After growing up in Quitman she moved to Shreveport and went to work for Film Arbor Company, a film processing firm. There she met Charles D. Bott and married in 1955 and raised three children together. She later went on to have a long career with Sears and Roebuck. After working in various departments, she spent the last working years in the corporate level as a manager in the Sears Credit department before retiring after 35 years. When she wasn’t working, you would find her quilting, writing or reading. An avid reader, it was not uncommon for her to read 2-5 books a week. She was also a faithful member of Parker Church of Christ.
Louise leaves to cherish her memory, son Charles Phillip Bott and wife Karen; siblings Buddy and his wife June, Edsel and wife Carolyn, Billy Wayne and wife Nancy, Velda and husband Russ, Benola and husband Jerry; brother-in-law, Jim Jordan. She was affectionately known as “Grandmother” and “Mimi” to seven grandchildren, 16 great-grandchildren and 4 great-great-grandchildren as well as numerous nieces and nephews.
She was preceded in death by her parents; twin sisters Vera and Era, and sisters Jo Ellen, Beatrice,Mable and Evelyn; husbands Garland Eiland, Charles Bott and Maj. James “Jim” Tolar, daughter Elise Louise Eiland-Looker and son Garland “Butch” Eiland Jr.
Memorial graveside services will be held 10:00AM Wednesday, June 24, 2020 at Ebenezer Cemetery with Bro. Freddie Shows officiating. Interment will be at the cemetery under the direction of Southern-Edmonds Funeral Home of Jonesboro.
In Lieu of flowers donations can be made to the American Cancer Society or Alzheimer’s Association in the name of Louise Bott-Tolar.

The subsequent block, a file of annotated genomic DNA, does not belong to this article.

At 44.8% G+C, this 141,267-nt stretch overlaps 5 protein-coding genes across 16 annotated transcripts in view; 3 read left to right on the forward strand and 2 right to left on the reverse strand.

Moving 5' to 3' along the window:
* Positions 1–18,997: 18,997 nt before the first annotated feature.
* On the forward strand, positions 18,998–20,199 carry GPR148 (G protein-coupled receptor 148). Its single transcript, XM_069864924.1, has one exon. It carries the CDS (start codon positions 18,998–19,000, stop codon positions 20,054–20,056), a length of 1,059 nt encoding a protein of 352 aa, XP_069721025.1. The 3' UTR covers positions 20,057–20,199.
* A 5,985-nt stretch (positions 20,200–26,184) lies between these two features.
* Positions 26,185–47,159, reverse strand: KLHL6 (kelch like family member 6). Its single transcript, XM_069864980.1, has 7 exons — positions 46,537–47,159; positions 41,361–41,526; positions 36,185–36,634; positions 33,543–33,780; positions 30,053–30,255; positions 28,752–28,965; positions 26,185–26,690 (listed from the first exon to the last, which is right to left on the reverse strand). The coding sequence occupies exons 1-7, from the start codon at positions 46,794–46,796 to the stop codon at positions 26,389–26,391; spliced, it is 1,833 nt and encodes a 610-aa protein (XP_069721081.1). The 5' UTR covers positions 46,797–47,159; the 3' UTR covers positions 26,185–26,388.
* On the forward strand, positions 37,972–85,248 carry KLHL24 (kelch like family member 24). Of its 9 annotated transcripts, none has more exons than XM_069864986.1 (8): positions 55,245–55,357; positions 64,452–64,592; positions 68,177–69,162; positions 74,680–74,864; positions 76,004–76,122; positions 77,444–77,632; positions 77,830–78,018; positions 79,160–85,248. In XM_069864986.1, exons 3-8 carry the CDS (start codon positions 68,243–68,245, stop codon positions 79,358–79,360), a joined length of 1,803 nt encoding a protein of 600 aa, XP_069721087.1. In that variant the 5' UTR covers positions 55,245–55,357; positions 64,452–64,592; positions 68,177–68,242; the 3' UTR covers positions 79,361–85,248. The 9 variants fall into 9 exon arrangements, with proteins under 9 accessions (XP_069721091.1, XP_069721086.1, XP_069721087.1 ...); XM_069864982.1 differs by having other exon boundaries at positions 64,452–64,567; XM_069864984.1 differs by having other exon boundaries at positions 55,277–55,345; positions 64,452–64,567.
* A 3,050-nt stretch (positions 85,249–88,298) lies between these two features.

*** In keeping with current health guidelines social distancing will be required***
Claudine Turnbow February 28, 1925 – June 19, 2020
Ms. Claudine Turnbow, age 95 of Quitman, made her journey through the heavenly gates Friday, June 19, 2020 after a period of declining health. Ms. Claudine enjoyed being outdoors, especially working in the yard and gardening. Ms. Turnbow found much joy in her pretty flowers that she grew and took pride in caring for them. She was a member of Sweetwater Baptist Church. Ms. Claudine was a beloved “Mime” to her grandchildren and great grandchildren and she loved spending time with them.
She leaves behind a daughter, Jo Ann Brown Ingram; 7 grandchildren; 10 great grandchildren; a host of nieces, nephews, other relatives and friends. Preceding her in death are her son, Jerry Mac Turnbow; daughter, Joy Arnold; parents, Shug and Louie (McMillan) Womack. A graveside service was held on Monday, June 22, 2020 at Sweetwater Baptist Cemetery with Reverend Stuart Toms officiating. Burial followed under the direction of Southern-Edmonds Funeral Home.
A special meeting of the Jackson Parish Police Jury (JPPJ) has been called for 5:00pm on Thursday that will be held in the JPPJ meeting room at the Jackson Parish Courthouse. The meeting is in regard to the hospital drainage project and the associated servitude that needs to be obtained.